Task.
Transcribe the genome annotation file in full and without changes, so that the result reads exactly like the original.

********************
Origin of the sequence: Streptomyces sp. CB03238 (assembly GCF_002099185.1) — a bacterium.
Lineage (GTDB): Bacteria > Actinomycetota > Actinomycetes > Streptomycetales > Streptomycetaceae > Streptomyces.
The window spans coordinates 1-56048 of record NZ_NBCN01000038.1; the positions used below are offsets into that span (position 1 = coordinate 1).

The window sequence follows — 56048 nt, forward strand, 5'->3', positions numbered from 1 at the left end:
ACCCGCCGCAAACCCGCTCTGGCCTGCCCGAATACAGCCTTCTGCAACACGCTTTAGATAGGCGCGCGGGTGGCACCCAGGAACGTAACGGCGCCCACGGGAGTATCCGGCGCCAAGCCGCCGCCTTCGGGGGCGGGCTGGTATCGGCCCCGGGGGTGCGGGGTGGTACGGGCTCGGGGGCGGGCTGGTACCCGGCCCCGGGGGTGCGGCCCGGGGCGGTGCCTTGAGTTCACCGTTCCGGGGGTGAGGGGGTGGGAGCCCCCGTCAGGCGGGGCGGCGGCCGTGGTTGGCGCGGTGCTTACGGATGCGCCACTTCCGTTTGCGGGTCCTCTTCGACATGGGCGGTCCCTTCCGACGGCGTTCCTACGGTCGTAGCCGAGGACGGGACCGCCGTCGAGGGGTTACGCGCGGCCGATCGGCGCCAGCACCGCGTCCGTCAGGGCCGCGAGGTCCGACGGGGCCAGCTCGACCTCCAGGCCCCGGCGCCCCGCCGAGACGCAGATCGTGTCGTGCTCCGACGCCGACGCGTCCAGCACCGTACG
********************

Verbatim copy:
Origin of the sequence: Streptomyces sp. CB03238 (assembly GCF_002099185.1) — a bacterium.
Lineage (GTDB): Bacteria > Actinomycetota > Actinomycetes > Streptomycetales > Streptomycetaceae > Streptomyces.
The window spans coordinates 1-56048 of record NZ_NBCN01000038.1; the positions used below are offsets into that span (position 1 = coordinate 1).

The window sequence follows — 56048 nt, forward strand, 5'->3', positions numbered from 1 at the left end:
ACCCGCCGCAAACCCGCTCTGGCCTGCCCGAATACAGCCTTCTGCAACACGCTTTAGATAGGCGCGCGGGTGGCACCCAGGAACGTAACGGCGCCCACGGGAGTATCCGGCGCCAAGCCGCCGCCTTCGGGGGCGGGCTGGTATCGGCCCCGGGGGTGCGGGGTGGTACGGGCTCGGGGGCGGGCTGGTACCCGGCCCCGGGGGTGCGGCCCGGGGCGGTGCCTTGAGTTCACCGTTCCGGGGGTGAGGGGGTGGGAGCCCCCGTCAGGCGGGGCGGCGGCCGTGGTTGGCGCGGTGCTTACGGATGCGCCACTTCCGTTTGCGGGTCCTCTTCGACATGGGCGGTCCCTTCCGACGGCGTTCCTACGGTCGTAGCCGAGGACGGGACCGCCGTCGAGGGGTTACGCGCGGCCGATCGGCGCCAGCACCGCGTCCGTCAGGGCCGCGAGGTCCGACGGGGCCAGCTCGACCTCCAGGCCCCGGCGCCCCGCCGAGACGCAGATCGTGTCGTGCTCCGACGCCGACGCGTCCAGCACCGTACG